Saturday, February 14, 2009

Another Tip for Tax Season: EZ ≠ cool

For a few years at the beginning of tax season the IRS would mail me the federal 1040EZ form, and for lack of a known alternative I’d fill it out and send it back. And chances are if you’re relatively young and don’t make much money, then the IRS mails you a federal 1040EZ form to file your taxes as well.

The form’s titled EZ because using it to file is just that, easy--the 2008 form is barely half a page worth of accounting. Does the IRS think the cool abbreviation is right up young people’s alley? Who knows? But for young taxpayers--especially college students--who’d rather get tax season over with, with minimal thought, the quicker the better, the 1040EZ might be a little too easy.

Because if you’re using the EZ form by default, you might be overlooking some major tax adjustments, adjustments which could lower your gross income and possibly get you some decent cash.

Take for instance the Student Loan Interest Deduction. Every penny you paid in interest for a year on your student loans can be subtracted from your gross income. But you won’t find that tidbit on the 1040EZ form.

Take, for another example, the Tuition and Fees Adjustment. Every penny you spent on college tuition and college fees in one year can also be subtracted from your gross income, even if that tuition was covered by loans. Again, you’d be none the wiser if you were adhering to the 1040EZ form.1

Try instead form 1040 or the 1040A. The 1040 is for you if you plan to “itemize your deductions,” as the IRS calls it. Use the 1040 only if your qualified expenses add up to more than the IRS’s standard deduction.2 The 1040A, on the other hand, is for you if you don’t want to itemize deductions, i.e., if the IRS’s standard deduction is more money than all of your qualified expenses. And although the Student Loan Interest Deduction and the Tuition and Fees Adjustment I mentioned are certainly deductions from your income, the IRS lets you use them while still claiming the standard deduction, and you can do so with the 1040A. In other words, if you pay tuition or student loan fees, use the 1040A.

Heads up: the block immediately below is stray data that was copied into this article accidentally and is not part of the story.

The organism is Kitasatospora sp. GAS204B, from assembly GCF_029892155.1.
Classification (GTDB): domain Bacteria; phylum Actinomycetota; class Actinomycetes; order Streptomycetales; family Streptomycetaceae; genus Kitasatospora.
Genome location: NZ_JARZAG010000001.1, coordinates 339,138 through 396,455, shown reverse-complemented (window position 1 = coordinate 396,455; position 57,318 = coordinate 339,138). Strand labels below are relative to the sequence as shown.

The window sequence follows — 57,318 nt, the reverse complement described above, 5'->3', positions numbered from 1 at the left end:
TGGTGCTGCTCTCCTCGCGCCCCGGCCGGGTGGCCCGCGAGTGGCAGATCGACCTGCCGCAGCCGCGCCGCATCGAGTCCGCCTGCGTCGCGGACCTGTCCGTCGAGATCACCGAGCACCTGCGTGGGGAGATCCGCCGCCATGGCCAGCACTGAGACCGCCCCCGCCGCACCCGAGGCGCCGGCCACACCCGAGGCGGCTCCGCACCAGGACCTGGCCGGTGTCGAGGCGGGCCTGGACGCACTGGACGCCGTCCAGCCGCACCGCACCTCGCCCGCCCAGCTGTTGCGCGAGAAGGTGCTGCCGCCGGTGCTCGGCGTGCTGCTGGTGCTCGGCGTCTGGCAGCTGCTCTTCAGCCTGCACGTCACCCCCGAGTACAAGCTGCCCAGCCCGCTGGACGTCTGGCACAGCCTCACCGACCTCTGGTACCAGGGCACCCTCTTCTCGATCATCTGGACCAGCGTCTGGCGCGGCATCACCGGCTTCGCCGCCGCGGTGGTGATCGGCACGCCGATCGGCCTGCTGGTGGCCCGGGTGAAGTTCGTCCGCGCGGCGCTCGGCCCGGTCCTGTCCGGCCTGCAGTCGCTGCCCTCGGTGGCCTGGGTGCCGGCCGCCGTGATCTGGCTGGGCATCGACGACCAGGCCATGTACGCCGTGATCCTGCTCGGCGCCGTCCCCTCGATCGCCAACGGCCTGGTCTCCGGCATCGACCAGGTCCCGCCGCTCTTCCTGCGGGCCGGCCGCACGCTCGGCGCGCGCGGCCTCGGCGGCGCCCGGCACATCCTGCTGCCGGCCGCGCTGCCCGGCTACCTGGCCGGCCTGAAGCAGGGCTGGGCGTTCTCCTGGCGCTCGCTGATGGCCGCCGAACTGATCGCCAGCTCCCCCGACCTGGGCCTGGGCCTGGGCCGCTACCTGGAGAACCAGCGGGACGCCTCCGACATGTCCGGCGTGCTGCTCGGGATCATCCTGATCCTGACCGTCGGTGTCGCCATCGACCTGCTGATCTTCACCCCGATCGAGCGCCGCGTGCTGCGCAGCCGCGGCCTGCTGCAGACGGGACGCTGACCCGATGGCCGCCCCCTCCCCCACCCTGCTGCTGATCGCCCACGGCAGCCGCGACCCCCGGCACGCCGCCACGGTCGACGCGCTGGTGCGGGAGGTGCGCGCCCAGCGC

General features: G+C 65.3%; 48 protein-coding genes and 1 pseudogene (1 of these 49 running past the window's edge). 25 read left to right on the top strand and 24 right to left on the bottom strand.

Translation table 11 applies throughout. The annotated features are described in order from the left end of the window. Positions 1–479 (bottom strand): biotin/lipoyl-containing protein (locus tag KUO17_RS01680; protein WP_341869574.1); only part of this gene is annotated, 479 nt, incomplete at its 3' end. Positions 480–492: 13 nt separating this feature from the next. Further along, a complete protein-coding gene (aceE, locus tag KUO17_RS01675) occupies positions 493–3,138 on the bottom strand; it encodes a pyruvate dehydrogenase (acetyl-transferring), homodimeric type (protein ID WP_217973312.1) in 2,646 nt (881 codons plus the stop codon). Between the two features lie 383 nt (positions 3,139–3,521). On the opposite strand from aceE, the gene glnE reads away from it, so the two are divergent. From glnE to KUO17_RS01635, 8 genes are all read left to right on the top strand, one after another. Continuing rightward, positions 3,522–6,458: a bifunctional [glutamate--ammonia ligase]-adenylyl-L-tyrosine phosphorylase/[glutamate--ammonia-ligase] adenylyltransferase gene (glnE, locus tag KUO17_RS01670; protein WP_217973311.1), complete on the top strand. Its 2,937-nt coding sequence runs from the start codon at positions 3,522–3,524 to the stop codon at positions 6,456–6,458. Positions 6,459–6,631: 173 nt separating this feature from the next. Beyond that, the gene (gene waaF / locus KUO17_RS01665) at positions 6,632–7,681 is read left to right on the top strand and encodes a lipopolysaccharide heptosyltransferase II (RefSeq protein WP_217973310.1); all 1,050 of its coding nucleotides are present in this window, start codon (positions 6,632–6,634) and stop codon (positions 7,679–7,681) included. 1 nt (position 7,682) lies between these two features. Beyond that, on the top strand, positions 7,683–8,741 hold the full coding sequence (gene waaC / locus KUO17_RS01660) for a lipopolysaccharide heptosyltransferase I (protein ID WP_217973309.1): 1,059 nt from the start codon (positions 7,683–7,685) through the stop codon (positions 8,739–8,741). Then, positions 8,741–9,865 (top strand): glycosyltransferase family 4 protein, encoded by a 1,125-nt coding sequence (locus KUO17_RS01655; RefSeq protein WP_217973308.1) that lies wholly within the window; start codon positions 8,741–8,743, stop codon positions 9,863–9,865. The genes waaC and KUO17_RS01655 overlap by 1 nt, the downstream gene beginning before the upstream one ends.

So if not paying more in taxes than you owe is worth it to you, and if the possibility of a refund is worth it to you, try researching the different tax forms that are out there. You aren’t required to use the form the IRS sends you, if the IRS sends you anything at all. Most forms can be found at the public library, and all can be found and downloaded online. Compare the 1040EZ to the 1040A and the 10403. You might be surprised at what you find.

[1] Also see “Hope and Lifetime Learning Credits” in our January 30, 2009 post “Tax Hacks, Part 1: Give yourself some credit,” for more information on tax breaks for educational expenses.

[2] See the 2008 rates of standard deductions.

[3] For an overview of and instructions for all 1040 forms, see the IRS’s “1040 Central.”

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